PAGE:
3. Sign up for store emails
Another way to sort through the “dizzying number of deals,” Bodge says, is signing up for emails from your favorite retailers so you get advance word on digital doorbusters before they drop.
4. Set alerts
Like the in-store doorbusters of old, the best Black Friday deals online may be over fast. When you find the ones you want, set alerts on your mobile or computer calendar “so you don't miss out,” Skirboll suggests. “Have the site and item pulled up on your browser so you can be ready to hit checkout as soon as it is live."
5. Look for rebates
Runyan calls this one of her favorite “secret” tips. “Many doorbuster-type deals involve a rebate,” she says, “so if you go to that page on a retailer's site, you can see all of the rebate offers at one time.”
Look for the rebates link in the navigation menu at the bottom of the page, or do a search for the retailer's name and “rebate.”
6. Get browser extensions
Install a tool like RetailMeNot's Deal Finder or CouponCabin's Sidekick on your web browser to add savings on top of the sale price. These extensions search for coupon codes and cash-back offers as you shop and apply them at checkout — saving you time and money.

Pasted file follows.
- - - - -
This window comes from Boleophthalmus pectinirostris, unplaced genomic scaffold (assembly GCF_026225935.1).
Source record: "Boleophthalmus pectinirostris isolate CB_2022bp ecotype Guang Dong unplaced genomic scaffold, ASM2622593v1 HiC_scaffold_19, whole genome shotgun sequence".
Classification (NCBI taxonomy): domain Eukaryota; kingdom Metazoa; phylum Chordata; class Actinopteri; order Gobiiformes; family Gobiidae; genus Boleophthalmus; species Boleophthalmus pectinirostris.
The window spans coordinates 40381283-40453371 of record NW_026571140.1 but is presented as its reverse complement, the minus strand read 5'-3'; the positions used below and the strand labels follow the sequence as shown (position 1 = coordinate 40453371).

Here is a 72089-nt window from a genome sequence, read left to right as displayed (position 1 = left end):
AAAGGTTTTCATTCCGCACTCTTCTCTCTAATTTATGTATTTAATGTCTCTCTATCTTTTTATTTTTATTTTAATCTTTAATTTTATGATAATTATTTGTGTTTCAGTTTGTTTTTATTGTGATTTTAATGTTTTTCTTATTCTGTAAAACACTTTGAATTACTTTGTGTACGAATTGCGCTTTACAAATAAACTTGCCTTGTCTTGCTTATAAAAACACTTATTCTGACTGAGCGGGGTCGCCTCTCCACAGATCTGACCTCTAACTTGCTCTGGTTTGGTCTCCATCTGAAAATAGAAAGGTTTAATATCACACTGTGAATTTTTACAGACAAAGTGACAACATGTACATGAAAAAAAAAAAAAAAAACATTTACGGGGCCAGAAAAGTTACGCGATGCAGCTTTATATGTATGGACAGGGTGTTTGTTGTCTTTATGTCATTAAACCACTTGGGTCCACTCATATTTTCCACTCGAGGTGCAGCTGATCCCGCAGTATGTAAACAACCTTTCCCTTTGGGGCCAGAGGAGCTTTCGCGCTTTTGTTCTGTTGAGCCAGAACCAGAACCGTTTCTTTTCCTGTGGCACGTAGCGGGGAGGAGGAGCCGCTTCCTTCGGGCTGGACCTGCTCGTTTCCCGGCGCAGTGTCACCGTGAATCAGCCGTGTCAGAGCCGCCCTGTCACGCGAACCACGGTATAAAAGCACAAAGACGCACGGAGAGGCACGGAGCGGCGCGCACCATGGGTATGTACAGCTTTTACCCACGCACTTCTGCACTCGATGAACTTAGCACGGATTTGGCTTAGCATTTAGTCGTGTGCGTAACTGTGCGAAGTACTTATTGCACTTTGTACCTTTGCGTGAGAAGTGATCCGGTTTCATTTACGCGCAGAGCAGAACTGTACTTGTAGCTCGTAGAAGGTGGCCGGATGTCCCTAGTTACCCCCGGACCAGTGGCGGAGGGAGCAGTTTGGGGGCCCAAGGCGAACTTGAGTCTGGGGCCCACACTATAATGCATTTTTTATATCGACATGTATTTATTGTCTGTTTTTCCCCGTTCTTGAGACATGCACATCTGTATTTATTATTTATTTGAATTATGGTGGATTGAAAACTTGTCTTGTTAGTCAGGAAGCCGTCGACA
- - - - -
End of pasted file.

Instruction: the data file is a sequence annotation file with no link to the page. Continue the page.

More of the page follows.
7. Don't just look at the price
Doorbuster deals “are not often from marquee brands, and when they are, they're often an older model or an alternate version,” Burrow says. “Item quality is our first consideration when we vet a deal [at Wirecutter], but if you can find that rare combination of quality and price in doorbuster form, we recommend you move judiciously but quickly."
8. Compare before you check out
When you've got a doorbuster item in your cart, do a quick search to make sure you're getting the best deal. “Just because you found what seems like a great sale on something doesn't mean you've found the very best price,” Bodge says. “Google Shopping is good for this.”